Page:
Docs Show Census Changed to Give Republicans Edge: Lawyers - NBC Connecticut
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Docs Show Census Changed to Give Republicans Edge: Lawyers

"The plan to add the citizenship question was hatched by the Republicans' chief redistricting mastermind to create an electoral advantage for Republicans and non-Hispanic whites," said the president of advocacy group Common Cause

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    In this April 23, 2019, file photo, Dale Ho, an attorney for the American Civil Liberties Union, is flanked by New York State Attorney General Letitia James, left, and New York City Census Director Julie Menin, as they speak to reporters after the Supreme Court heard arguments over the Trump administration's plan to ask about citizenship on the 2020 census. A new court filing Thursday, May 30 by lawyers opposing adding the citizenship question to the 2020 census alleges a longtime Republican redistricting expert played a key role in making the change.

    A Republican redistricting expert advocated for adding a citizenship question to the 2020 census to give an electoral edge to white people and Republicans, opponents of the move alleged in a court filing Thursday.

    The filing in Manhattan federal court said a trove of newly discovered documents revealed that Thomas Hofeller, a longtime Republican gerrymandering guru, played a key role in pushing the Trump administration to include a citizenship question on the census for the first time since 1950.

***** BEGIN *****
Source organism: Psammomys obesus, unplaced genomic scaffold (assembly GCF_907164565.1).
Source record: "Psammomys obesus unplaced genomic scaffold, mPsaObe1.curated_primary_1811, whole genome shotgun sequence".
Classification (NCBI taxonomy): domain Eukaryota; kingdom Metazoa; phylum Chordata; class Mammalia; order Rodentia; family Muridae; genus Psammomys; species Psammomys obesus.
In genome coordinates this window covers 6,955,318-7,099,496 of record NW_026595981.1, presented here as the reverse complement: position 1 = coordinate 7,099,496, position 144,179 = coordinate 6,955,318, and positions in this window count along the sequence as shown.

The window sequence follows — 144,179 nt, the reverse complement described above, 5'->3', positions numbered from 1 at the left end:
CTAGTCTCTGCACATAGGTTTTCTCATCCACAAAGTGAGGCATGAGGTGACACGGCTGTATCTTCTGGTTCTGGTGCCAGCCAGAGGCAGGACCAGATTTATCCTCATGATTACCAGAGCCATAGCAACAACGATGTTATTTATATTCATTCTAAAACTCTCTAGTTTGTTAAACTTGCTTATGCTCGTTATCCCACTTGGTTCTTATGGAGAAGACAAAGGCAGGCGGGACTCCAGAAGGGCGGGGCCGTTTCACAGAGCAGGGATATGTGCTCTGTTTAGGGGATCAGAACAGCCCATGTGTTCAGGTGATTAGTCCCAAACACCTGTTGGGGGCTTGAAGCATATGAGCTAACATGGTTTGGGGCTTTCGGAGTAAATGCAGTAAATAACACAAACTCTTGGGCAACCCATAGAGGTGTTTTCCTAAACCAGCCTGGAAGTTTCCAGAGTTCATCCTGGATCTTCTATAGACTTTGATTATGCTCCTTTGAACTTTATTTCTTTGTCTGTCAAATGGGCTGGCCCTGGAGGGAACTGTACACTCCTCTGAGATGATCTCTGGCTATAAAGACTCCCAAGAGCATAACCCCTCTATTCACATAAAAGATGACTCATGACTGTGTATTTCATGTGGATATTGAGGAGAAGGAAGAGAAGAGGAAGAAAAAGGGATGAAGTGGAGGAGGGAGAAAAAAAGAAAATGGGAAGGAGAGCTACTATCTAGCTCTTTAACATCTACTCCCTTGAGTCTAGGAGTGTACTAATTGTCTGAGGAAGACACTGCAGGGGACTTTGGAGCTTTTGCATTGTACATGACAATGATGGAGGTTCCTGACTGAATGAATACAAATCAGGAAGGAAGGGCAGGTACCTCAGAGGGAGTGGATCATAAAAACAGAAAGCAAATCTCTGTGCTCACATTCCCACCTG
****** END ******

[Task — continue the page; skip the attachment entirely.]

Lawyers for opponents of adding the question said the files, found on Hofeller's computer drives after he died last year, also showed that he contributed vital language to a Justice Department letter used to justify the question on the grounds that it was needed to protect minority voting rights.

    In reality, the lawyers argued, the documents show the census change is part of a wider Republican effort to restrict the political power of Democrats and Latino communities.

    Supreme Court Split on Citizenship Question for 2020 Census

    [NATL] Supreme Court Split on Citizenship Question for 2020 Census

    The Supreme Court heard arguments Tuesday over the Trump administration's plan to add a citizenship question to the 2020 census. There was a divide between the court's liberal and conservative justices during arguments in the case that could affect how many seats states have in the House of Representatives, as well as their share of federal funds for the next 10 years. 

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    "The new evidence reveals that Dr. Thomas Hofeller, the longtime Republican redistricting specialist, played a significant role in orchestrating the addition of the citizenship question to the 2020 Decennial Census in order to create a structural electoral advantage for, in his own words, 'Republicans and Non-Hispanic Whites,' and that defendants obscured his role through affirmative misrepresentations," the filing said.

    The Justice Department denied those allegations in a statement released late Thursday, calling them an "an unfortunate last-ditch effort" to derail a U.S. Supreme Court decision on the legality of adding the citizenship question.

    The change, announced in spring 2018, seems poised for approval by the court, which heard arguments in April and is likely to rule by July.